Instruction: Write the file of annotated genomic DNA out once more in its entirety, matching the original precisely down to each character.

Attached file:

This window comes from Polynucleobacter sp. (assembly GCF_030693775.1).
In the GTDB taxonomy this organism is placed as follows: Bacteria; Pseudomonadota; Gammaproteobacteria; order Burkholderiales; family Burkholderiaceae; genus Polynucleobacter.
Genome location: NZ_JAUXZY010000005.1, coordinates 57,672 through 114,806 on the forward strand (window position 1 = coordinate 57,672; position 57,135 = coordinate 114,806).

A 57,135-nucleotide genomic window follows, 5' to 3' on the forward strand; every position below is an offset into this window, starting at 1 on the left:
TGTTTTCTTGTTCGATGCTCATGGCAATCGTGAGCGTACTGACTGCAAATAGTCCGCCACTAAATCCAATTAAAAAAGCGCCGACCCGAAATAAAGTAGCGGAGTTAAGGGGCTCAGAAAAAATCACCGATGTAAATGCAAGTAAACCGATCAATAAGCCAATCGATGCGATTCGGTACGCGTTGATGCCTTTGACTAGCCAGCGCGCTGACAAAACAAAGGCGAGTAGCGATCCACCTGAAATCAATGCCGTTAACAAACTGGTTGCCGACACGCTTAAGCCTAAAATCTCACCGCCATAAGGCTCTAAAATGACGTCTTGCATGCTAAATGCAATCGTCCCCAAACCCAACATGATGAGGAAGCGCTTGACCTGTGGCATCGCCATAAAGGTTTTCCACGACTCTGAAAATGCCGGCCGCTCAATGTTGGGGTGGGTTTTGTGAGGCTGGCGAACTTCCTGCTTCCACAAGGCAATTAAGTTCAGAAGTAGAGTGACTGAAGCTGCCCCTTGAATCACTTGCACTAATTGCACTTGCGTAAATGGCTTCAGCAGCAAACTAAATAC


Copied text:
This window comes from Polynucleobacter sp. (assembly GCF_030693775.1).
In the GTDB taxonomy this organism is placed as follows: Bacteria; Pseudomonadota; Gammaproteobacteria; order Burkholderiales; family Burkholderiaceae; genus Polynucleobacter.
Genome location: NZ_JAUXZY010000005.1, coordinates 57,672 through 114,806 on the forward strand (window position 1 = coordinate 57,672; position 57,135 = coordinate 114,806).

A 57,135-nucleotide genomic window follows, 5' to 3' on the forward strand; every position below is an offset into this window, starting at 1 on the left:
TGTTTTCTTGTTCGATGCTCATGGCAATCGTGAGCGTACTGACTGCAAATAGTCCGCCACTAAATCCAATTAAAAAAGCGCCGACCCGAAATAAAGTAGCGGAGTTAAGGGGCTCAGAAAAAATCACCGATGTAAATGCAAGTAAACCGATCAATAAGCCAATCGATGCGATTCGGTACGCGTTGATGCCTTTGACTAGCCAGCGCGCTGACAAAACAAAGGCGAGTAGCGATCCACCTGAAATCAATGCCGTTAACAAACTGGTTGCCGACACGCTTAAGCCTAAAATCTCACCGCCATAAGGCTCTAAAATGACGTCTTGCATGCTAAATGCAATCGTCCCCAAACCCAACATGATGAGGAAGCGCTTGACCTGTGGCATCGCCATAAAGGTTTTCCACGACTCTGAAAATGCCGGCCGCTCAATGTTGGGGTGGGTTTTGTGAGGCTGGCGAACTTCCTGCTTCCACAAGGCAATTAAGTTCAGAAGTAGAGTGACTGAAGCTGCCCCTTGAATCACTTGCACTAATTGCACTTGCGTAAATGGCTTCAGCAGCAAACTAAATAC